Being that physical location of the ship model store and distributor Ages of Sail is pretty local to all of us, we decided to go with an fairly simple, inexpensive kit they carry by Amati. Part of the decision was price based and availability of enough for all involved in the project. There were a couple ideas in the running, but we ended up agreeing to work on Amati’s Swedish Gunboat kit, sometimes listed in Italian as Cannoniera Svedese – 1775.

Amati's Swedish Gunboat kit

Amati’s Swedish Gunboat kit

It’s a fairly small model with single plank-on-bulkhead construction, simple armament, a light amount of rigging and sails. The completed model measures just under 14″ in length. Though it’s not actually listed anywhere, according to an email from Amati (and thanks to ship modeler Bill Bunderson for contacting them about it) the scale is roughly 1/50.

Here’s a peek at the components of the kit, which sells for $109 at Ages of Sail.

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Our group bought five of the kits and officially started construction and had our first build meeting just about 2 weeks ago.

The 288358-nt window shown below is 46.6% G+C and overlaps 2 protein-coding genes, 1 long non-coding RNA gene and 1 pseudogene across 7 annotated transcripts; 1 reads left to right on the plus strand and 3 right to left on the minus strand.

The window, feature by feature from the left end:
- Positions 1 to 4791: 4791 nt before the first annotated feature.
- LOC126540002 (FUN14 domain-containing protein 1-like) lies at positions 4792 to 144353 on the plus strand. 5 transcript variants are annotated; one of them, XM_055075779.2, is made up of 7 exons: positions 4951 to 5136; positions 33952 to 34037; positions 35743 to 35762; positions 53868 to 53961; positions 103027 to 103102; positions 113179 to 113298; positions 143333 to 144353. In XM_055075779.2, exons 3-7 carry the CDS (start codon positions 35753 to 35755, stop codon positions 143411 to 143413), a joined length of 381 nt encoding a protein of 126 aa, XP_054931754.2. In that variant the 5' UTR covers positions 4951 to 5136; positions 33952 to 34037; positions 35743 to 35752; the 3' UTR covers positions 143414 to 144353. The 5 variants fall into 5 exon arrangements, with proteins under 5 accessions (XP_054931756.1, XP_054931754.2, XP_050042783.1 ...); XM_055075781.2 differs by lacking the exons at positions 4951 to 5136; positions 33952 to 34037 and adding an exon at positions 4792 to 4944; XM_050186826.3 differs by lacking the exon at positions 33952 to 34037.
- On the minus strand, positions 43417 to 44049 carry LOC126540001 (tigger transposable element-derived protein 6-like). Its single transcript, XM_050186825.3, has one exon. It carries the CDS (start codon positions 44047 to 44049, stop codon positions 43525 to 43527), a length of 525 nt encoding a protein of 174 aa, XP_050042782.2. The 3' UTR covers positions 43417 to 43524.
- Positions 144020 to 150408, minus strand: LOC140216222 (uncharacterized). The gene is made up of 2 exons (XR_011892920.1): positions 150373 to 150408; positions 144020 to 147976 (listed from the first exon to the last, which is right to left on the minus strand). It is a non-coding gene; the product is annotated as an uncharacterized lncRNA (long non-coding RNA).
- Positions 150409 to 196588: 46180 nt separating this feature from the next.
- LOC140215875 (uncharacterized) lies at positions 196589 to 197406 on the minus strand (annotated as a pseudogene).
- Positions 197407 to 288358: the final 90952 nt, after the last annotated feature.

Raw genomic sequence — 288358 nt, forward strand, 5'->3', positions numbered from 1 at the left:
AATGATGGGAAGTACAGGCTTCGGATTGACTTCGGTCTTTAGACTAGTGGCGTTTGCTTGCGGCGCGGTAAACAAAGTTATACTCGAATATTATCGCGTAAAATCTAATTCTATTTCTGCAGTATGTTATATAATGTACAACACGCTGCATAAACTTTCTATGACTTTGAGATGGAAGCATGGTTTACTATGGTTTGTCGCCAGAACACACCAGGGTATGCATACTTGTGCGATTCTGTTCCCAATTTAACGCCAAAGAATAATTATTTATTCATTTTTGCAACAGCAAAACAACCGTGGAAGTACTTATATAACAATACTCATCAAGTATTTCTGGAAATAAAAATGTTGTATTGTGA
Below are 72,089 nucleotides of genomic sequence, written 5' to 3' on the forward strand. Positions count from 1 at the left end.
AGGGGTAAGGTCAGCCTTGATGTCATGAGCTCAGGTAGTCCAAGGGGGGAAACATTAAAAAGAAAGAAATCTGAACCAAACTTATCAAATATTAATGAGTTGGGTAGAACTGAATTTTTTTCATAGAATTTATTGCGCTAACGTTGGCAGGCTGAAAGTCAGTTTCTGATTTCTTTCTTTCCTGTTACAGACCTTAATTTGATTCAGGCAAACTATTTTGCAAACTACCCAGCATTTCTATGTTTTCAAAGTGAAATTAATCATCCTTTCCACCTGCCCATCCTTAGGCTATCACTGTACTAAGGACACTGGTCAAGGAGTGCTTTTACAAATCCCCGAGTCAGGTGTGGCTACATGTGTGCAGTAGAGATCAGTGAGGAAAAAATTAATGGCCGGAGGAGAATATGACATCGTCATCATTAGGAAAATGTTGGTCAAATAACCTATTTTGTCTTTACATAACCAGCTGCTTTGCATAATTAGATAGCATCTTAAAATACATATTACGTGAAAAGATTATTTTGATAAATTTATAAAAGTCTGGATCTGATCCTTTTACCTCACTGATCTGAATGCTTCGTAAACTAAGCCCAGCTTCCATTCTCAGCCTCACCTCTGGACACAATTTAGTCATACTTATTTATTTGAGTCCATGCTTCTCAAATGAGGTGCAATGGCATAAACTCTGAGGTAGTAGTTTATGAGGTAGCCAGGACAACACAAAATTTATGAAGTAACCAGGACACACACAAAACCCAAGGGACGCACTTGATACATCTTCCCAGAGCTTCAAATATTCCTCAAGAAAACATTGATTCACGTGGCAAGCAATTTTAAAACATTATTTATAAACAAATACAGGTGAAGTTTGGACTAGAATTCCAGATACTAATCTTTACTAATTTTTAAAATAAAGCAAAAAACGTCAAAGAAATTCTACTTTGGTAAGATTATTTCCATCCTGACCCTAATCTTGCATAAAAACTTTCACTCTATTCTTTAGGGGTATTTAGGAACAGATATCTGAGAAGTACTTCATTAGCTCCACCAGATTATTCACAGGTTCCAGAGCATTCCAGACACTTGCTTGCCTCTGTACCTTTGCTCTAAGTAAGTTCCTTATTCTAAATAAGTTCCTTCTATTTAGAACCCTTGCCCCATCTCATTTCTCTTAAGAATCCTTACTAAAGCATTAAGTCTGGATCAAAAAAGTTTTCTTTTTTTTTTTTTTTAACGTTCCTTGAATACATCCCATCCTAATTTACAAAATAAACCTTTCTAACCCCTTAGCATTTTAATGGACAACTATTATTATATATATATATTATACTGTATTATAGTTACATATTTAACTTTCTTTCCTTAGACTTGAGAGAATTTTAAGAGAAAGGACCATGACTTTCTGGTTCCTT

Some interesting things about this kit is that it is single planked using beech wood strips. Also, you have to be really good at working with basic drawings as the one sheet of plans is all the instruction you get in the kit. As we’re discovering, if you’ve built ship models before, this seems to be pretty much a non-issue. Of course, it helps to be involved in a group build as you can discuss everything with other group members.

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Looking at half the plans sheet

As for accuracy, there are a few small details that I’m questioning, like the mini capstan located immediately behind the foremast, but as we have been researching the subject on the Internet, much of the design seems to be fairly reasonable.

So far, I would say this is a neat kit of an interesting subject and is working out great as the subject of our group build. Also, the dynamics of everyone working on the same kit is definitely inspiring and I think we’re all learning something from the project.

For one thing, I learned how to create an online forum (it’s a private forum just for this group project) using tools available from my web hosting service, Godaddy.

In terms of history, I knew nothing about Sweden, her Archipelago fleet, her war with Russia, any of her naval engagements or, finally, anything about her gunboats. So, this has been quite enlightening. I don’t know how accurate this kit is. But, it’s been a fun and interesting build, and I’m really glad we decided to do this.

I’ll post updates as we go. Stay tuned!